Why Are People Protesting Roman Polanksi Again?

Director Roman Polanski will skip the French film awards ceremony, the Cesars, after women's rights groups called for a boycott of the awards, citing multiple sexual abuse allegations against him.

Polanski's film An Officer and a Spy was nominated for 12 awards at the ceremony including Best Film and Best Director. The film's nomination opened a floodgate of protesters against the director's inclusion in the ceremony.

Besides calling for a boycott, the activists also covered the venue and awards headquarters with banners protesting the director and graffiti, according to The Associated Press. The Cesars' leadership resigned after trying to come to a decision regarding Polanski's inclusion in the ceremony. "To honor the men and women who made cinema happen in 2019, to find calm and ensure that the festival of film remains just that, a festival, the board ... has decided to resign unanimously," the academy said in a statement to the Associated Press.

In a statement to French news organization AFP, Polanski spoke about his reasons for skipping the ceremony. "We know ahead of time how this evening will play out. Activists are already threatening me with a public lynching," he said in a statement. "Some are announcing demonstrations in front of the Salle Pleyel. Others plan to make it a platform for fighting against decried governance. This promises to look more like a symposium than a cinema party supposed to reward its greatest talents." Polanski also said that he's avoiding the ceremony for his wife and children's safety.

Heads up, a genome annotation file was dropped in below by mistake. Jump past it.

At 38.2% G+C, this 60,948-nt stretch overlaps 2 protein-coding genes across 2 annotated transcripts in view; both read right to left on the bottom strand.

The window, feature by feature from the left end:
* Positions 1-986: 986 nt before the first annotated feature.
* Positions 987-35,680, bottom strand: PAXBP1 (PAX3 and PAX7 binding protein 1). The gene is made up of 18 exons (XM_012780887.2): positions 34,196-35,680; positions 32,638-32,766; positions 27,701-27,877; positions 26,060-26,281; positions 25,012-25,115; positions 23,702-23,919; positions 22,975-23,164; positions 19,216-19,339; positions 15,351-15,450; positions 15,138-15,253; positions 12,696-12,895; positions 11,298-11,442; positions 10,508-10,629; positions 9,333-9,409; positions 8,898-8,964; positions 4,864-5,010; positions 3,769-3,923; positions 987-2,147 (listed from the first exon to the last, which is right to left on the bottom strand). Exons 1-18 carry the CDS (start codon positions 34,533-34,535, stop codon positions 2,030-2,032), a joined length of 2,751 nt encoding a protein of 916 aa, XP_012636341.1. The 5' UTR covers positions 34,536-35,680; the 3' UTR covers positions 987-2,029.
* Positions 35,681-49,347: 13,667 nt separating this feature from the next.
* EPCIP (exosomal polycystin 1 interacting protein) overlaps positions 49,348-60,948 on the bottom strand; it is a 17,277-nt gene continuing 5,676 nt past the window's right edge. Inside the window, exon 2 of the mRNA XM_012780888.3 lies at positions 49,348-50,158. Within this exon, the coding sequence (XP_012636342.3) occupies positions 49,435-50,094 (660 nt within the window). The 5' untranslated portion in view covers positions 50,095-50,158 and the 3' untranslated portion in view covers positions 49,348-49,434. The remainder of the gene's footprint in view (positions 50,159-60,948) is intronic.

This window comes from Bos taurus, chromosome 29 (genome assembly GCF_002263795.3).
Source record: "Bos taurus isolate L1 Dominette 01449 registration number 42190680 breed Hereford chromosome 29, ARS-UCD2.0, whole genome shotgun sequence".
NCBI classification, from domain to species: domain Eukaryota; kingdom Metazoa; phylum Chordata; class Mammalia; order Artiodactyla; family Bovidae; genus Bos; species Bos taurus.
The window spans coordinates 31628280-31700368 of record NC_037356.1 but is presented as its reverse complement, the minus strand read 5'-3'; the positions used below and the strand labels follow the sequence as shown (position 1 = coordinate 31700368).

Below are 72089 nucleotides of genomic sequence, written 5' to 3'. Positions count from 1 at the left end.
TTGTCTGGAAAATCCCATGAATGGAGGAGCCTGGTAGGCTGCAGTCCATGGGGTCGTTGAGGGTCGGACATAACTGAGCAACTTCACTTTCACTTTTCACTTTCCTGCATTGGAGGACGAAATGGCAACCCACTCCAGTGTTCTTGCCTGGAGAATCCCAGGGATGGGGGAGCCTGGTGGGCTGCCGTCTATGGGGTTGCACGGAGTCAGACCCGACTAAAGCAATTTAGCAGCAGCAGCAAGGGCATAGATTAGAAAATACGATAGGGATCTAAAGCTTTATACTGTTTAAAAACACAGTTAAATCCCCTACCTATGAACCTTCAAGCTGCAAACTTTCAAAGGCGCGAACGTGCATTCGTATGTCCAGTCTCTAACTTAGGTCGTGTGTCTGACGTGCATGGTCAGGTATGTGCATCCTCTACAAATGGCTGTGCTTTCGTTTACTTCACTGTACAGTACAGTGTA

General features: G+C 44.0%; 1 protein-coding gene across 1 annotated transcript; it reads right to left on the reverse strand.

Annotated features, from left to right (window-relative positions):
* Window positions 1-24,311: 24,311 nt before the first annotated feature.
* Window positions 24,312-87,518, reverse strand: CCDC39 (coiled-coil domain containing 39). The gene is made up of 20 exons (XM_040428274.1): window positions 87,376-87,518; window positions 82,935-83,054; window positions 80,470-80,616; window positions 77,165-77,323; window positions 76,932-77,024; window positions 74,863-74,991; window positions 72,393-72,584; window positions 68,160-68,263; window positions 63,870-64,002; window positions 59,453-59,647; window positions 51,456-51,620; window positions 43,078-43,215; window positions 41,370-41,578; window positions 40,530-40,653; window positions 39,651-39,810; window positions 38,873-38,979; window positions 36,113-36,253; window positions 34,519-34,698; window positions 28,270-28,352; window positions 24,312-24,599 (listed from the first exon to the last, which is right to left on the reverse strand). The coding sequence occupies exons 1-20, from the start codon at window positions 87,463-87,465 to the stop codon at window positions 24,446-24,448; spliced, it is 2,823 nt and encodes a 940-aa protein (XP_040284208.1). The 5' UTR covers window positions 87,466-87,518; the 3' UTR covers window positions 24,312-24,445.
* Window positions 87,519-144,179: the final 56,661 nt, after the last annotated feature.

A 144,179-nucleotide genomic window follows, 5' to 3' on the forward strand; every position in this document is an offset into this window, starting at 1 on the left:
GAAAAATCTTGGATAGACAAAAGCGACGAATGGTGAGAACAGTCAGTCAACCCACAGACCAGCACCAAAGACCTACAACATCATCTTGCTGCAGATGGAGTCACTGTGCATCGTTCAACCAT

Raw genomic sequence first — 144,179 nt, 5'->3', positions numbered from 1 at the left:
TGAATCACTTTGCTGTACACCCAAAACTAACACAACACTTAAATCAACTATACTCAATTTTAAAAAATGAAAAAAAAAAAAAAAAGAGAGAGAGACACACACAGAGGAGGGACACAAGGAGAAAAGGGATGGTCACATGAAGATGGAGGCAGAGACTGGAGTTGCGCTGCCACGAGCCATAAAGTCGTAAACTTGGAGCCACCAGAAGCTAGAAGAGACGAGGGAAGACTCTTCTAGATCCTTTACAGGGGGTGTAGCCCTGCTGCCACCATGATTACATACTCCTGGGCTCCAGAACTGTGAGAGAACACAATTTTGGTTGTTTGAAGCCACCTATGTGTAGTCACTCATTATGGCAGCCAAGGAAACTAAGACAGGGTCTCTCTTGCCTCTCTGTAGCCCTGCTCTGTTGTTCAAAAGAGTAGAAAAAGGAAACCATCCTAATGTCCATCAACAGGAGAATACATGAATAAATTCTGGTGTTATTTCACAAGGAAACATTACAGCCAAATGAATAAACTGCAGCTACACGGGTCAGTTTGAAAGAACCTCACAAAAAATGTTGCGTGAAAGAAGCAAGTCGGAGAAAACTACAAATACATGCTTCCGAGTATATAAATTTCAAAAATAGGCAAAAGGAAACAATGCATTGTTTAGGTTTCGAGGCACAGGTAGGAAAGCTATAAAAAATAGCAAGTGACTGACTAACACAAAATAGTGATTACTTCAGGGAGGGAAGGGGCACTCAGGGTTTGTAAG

Representatives for the ceremony did not immediately respond to Newsweek's request for comment. Majorelle PR, Polanski's publicist, declined to comment on Polanski's decision not to attend.

Roman Polanski
Director Roman Polanski attends "J'Accuse" ("An Officer and a Spy") Premiere at Cinema UGC Normandie on November 12, 2019 in Paris, France. The film is nominated for 12 Cesar Awards in France, which sparked protests from women's rights groups. Stephane Cardinale - Corbis/Getty

In the wake of the #MeToo movement, the protest surrounding Polanski's nomination is unsurprising. In 1977, Polanski was charged on five counts of drugging and raping 13-year-old Samantha Geimer. Polanski completed a court-ordered psychiatric evaluation, but left for France in 1978 after learning that he would likely be imprisoned and deported. Despite many requests to dismiss them, the charges against Polanski remain, as he plead guilty to unlawful sex with a minor (as a plea deal) and failed to appear for his arraignment. Polanski was detained in Zurich, Switzerland in relation to the U.S. arrest, but a Swiss court denied the U.S.'s request to extradite the director in July 2010.

Polanski has been accused of sexual abuse by four other women since 2010. In 2010 actress Charlotte Lewis said that the director "forced himself" on her during an audition in Paris in 1983.

In 2017, Swiss police investigated accusations made by former actress Renate Langer, who publicly accused Polanski of raping her when she was 15. The New York Times reported that due to the statute of limitations expiring, the investigation ended.

In November 2019, French actress Valentine Monnier told Le Parisien that the director "violently raped" her in 1975 when she was 18. Monnier said she was compelled to speak out with the release of An Officer and a Spy, despite the alleged assault happening over 20 years ago, outside of France's statute of limitations.